Re: [Nautilus-list] Integration of gmc and nautilus desktop directories.

On Saturday 14 April 2001 03:56, you wrote:
> Tuomas Kuosmanen wrote:
> >On 12 Apr 2001 12:41:59 -0700, Darin Adler wrote:
> >>>I heard about Tuomas' ~ idea for the desktop.  It is definetly an
> >>>interesting concept, but one that might not fly given the current Unix
> >>>user base.   That is just my feeling right now about Tuomas' idea
> >>
> >>My feeling too.
> >
> >Yep. It's unfortunate I think. I think there is no real reason why it
> >couldnt work, but in practice the discussion attempts on IRC were
> >something like this:
> >
> ><tigert> Can $HOME be the desktop?
> ><hacker> NO! That is WRONG! It is just plain evil!
> ><tigert> Why not? Nautilus doesnt show your dotfiles on the
> >         desktop in any case.. It works very well for me with a
> >temporary symlink to test it. And it makes a lot of sense that
> >if you save a file to your homedir you can see it with Nautilus
> >right there on the desktop!
> ><hacker> But my homedir is a huge mess and it would be embarassing if
> >everyone could see it! <- "hacker" misses the point here.
> >
> >Now at this point I tried to say something like "Well. it takes 10
> >minutes to clean it up with nautilus.. and you make subdirs on your
> >homedir anyway to organize your stuff, right?" but usually the emotional
> >charge for even mentioning the "$HOME should be the desktop" is too
> >strong for most people to overcome and actually listen to me.. Sigh.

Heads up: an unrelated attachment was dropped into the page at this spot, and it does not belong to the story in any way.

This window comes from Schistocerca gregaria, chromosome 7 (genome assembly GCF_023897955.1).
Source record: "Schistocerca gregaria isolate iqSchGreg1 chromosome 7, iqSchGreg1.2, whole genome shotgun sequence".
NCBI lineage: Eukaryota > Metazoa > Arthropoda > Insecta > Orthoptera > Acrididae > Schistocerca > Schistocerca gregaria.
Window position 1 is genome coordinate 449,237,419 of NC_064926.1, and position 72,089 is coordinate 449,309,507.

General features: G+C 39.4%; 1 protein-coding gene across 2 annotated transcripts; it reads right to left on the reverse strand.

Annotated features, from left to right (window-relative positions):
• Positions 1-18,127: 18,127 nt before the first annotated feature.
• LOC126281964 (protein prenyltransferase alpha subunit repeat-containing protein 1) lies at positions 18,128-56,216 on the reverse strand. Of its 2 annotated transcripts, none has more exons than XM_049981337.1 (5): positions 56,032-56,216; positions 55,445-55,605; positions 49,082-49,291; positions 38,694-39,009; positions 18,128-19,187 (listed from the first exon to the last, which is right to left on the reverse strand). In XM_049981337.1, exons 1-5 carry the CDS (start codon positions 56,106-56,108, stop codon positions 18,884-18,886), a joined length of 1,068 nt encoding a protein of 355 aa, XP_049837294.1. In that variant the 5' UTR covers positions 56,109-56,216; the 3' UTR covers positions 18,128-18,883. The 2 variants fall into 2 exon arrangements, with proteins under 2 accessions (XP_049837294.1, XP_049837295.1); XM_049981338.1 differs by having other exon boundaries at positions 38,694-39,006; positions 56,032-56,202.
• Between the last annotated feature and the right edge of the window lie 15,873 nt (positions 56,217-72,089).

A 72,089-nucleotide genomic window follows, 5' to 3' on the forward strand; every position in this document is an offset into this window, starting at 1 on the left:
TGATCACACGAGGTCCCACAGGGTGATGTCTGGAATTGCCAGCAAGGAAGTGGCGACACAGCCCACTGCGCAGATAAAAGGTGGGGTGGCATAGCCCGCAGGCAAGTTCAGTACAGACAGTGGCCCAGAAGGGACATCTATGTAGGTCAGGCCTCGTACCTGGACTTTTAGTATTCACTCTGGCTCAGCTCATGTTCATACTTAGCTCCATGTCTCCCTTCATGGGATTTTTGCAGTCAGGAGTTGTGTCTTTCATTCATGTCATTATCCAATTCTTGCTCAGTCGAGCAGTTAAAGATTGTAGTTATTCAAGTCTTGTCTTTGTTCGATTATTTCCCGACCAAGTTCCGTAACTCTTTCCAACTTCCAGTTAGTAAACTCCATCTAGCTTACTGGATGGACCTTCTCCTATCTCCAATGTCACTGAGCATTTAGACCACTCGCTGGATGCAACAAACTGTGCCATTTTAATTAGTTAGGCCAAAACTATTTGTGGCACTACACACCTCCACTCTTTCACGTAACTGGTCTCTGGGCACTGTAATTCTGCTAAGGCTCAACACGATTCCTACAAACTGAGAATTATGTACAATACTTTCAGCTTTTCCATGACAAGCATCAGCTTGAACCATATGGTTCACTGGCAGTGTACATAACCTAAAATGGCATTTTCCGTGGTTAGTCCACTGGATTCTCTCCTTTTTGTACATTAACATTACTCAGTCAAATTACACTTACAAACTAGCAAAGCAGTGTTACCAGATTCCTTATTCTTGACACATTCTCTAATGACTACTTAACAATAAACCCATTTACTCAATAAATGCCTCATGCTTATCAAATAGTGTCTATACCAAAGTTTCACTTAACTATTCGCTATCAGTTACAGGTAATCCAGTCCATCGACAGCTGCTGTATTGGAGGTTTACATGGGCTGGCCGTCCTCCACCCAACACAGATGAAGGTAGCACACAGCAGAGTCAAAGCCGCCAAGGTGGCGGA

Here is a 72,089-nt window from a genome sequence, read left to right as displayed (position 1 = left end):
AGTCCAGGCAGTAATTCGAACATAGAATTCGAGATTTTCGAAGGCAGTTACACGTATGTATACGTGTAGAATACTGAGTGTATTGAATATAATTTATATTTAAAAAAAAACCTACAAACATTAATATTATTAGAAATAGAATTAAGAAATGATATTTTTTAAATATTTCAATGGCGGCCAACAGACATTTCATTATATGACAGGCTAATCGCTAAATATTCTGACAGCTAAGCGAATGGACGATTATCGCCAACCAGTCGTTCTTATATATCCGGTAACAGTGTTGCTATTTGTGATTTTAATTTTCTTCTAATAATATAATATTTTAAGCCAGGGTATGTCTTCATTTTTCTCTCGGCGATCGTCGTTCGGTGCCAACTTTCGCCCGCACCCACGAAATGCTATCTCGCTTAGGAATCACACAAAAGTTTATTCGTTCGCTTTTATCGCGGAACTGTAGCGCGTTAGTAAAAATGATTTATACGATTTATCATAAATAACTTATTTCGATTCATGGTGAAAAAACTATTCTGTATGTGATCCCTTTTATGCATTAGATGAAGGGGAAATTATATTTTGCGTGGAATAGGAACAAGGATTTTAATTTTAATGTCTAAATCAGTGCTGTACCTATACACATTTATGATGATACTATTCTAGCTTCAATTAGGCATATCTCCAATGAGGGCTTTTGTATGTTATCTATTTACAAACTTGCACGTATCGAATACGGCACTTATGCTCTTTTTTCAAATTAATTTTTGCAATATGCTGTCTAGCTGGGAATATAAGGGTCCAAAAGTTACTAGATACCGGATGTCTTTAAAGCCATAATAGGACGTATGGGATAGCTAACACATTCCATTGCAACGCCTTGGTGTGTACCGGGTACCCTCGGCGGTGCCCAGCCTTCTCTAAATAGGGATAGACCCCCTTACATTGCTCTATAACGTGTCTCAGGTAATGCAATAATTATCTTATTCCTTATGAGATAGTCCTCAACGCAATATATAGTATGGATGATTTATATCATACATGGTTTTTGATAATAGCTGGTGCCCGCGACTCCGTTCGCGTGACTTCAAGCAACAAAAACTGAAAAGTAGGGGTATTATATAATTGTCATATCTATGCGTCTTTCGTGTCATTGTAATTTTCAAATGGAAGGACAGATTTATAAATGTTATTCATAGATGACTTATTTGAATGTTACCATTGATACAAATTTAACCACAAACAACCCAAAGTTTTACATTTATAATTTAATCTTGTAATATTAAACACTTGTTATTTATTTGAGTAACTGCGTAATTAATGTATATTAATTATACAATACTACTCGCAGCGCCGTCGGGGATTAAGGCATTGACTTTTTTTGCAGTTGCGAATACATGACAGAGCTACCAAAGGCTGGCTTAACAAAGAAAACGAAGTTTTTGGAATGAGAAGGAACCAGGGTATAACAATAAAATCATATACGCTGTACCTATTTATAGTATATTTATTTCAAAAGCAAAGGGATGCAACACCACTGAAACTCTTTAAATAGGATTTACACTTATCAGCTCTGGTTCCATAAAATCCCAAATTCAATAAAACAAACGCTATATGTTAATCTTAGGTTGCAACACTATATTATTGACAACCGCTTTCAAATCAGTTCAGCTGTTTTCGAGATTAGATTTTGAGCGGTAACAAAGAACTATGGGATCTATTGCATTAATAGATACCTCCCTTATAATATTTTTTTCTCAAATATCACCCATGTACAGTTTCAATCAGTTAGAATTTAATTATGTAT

> I think it is the opposite.  I don't want all the application launcher
> files in my $HOME.
> >I just think it is not good to require new users to learn that the files
> >they save are in two different places. I talked with Garrett Le Sage
> >(the artist guy) and he said he had a lot of trouble
> >explaining to his family (he installed Linux with GNOME for them) that
> >the files they saved did not go to the desktop, but they had to find
> >them in this special directory. And those people were not
> >never-used-a-pc-before -level, they had some computing experience
> >beforehand. They learned how it worked and have no problem now. But
> >should they need to learn such at thing at all?
> Perhaps have an option (at install time?) to "Simplify directory
> layout.  (Use $home for the desktop)".  You could also add a button to
> the new and improved gtk/gnome file selector.  There'd be a button for
> "Go to Home Directory" and one for "Go to Desktop".
> >I know this is not a perfect solution. Bad Things happen if you rename
> >the ~/evolution or ~/Nautilus or ~/nsmail dirs for example. But all
> >these things could be solved somehow. A list of "common things to hide
> >on the desktop" for example. Maybe automatically hide those for Novice
> >user level? Whatever.
> Way too complex.  Not all file managers will implement it and people who
> shouldn't will set prefs. to advanced.  I know.  I provide tech support
> for them!
> >The reason I am talking about this: On windows / mac there exists the